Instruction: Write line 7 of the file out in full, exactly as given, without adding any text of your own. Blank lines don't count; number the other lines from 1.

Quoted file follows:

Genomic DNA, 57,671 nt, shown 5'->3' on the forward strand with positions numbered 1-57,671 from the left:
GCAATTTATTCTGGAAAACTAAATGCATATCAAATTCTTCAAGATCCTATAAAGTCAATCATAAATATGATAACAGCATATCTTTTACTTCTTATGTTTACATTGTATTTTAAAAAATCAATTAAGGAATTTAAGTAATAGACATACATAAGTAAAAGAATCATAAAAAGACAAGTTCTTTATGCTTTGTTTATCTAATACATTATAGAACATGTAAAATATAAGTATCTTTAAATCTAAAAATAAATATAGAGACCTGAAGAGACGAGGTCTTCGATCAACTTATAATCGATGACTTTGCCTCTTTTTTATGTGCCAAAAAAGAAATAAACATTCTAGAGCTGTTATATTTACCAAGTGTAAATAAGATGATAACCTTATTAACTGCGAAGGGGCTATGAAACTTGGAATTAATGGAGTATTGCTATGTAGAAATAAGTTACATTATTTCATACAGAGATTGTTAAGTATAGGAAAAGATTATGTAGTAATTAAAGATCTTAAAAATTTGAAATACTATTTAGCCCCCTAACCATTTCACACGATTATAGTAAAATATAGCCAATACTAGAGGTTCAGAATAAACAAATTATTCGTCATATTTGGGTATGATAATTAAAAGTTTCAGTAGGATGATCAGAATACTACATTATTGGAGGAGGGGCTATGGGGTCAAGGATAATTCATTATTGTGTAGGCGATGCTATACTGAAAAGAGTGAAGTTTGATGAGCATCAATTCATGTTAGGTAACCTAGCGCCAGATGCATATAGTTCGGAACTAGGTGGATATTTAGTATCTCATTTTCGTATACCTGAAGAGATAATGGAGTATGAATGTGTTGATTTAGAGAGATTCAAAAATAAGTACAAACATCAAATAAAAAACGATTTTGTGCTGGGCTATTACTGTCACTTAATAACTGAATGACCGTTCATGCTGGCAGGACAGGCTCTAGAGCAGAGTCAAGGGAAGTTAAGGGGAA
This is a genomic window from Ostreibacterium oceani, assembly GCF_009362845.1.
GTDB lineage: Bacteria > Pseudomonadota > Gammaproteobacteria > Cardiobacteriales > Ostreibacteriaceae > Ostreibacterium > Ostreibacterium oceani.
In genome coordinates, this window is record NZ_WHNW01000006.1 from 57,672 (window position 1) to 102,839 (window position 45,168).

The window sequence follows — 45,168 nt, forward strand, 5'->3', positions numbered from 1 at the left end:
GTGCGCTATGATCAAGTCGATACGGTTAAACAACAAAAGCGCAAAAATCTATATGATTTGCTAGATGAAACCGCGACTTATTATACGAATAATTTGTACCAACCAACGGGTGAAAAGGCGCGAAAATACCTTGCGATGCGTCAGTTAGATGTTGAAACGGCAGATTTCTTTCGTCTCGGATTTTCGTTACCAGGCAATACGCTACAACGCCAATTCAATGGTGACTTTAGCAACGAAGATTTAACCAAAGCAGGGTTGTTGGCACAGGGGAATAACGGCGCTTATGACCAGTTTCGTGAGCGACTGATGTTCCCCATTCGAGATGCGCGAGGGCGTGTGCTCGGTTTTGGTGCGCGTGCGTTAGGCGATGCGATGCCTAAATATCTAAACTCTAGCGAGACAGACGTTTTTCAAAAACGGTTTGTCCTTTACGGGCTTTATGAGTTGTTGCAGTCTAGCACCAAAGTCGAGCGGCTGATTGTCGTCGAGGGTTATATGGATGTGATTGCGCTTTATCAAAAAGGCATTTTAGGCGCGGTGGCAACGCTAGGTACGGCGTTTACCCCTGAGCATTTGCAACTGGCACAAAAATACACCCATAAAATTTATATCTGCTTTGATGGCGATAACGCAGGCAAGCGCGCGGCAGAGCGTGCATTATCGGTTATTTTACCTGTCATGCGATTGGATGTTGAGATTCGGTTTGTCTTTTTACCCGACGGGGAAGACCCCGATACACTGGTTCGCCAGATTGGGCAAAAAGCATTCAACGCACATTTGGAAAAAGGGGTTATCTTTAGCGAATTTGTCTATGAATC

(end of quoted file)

GTGCGCTATGATCAAGTCGATACGGTTAAACAACAAAAGCGCAAAAATCTATATGATTTGCTAGATGAAACCGCGACTTATTATACGAATAATTTGTACCAACCAACGGGTGAAAAGGCGCGAAAATACCTTGCGATGCGTCAGTTAGATGTTGAAACGGCAGATTTCTTTCGTCTCGGATTTTCGTTACCAGGCAATACGCTACAACGCCAATTCAATGGTGACTTTAGCAACGAAGATTTAACCAAAGCAGGGTTGTTGGCACAGGGGAATAACGGCGCTTATGACCAGTTTCGTGAGCGACTGATGTTCCCCATTCGAGATGCGCGAGGGCGTGTGCTCGGTTTTGGTGCGCGTGCGTTAGGCGATGCGATGCCTAAATATCTAAACTCTAGCGAGACAGACGTTTTTCAAAAACGGTTTGTCCTTTACGGGCTTTATGAGTTGTTGCAGTCTAGCACCAAAGTCGAGCGGCTGATTGTCGTCGAGGGTTATATGGATGTGATTGCGCTTTATCAAAAAGGCATTTTAGGCGCGGTGGCAACGCTAGGTACGGCGTTTACCCCTGAGCATTTGCAACTGGCACAAAAATACACCCATAAAATTTATATCTGCTTTGATGGCGATAACGCAGGCAAGCGCGCGGCAGAGCGTGCATTATCGGTTATTTTACCTGTCATGCGATTGGATGTTGAGATTCGGTTTGTCTTTTTACCCGACGGGGAAGACCCCGATACACTGGTTCGCCAGATTGGGCAAAAAGCATTCAACGCACATTTGGAAAAAGGGGTTATCTTTAGCGAATTTGTCTATGAATC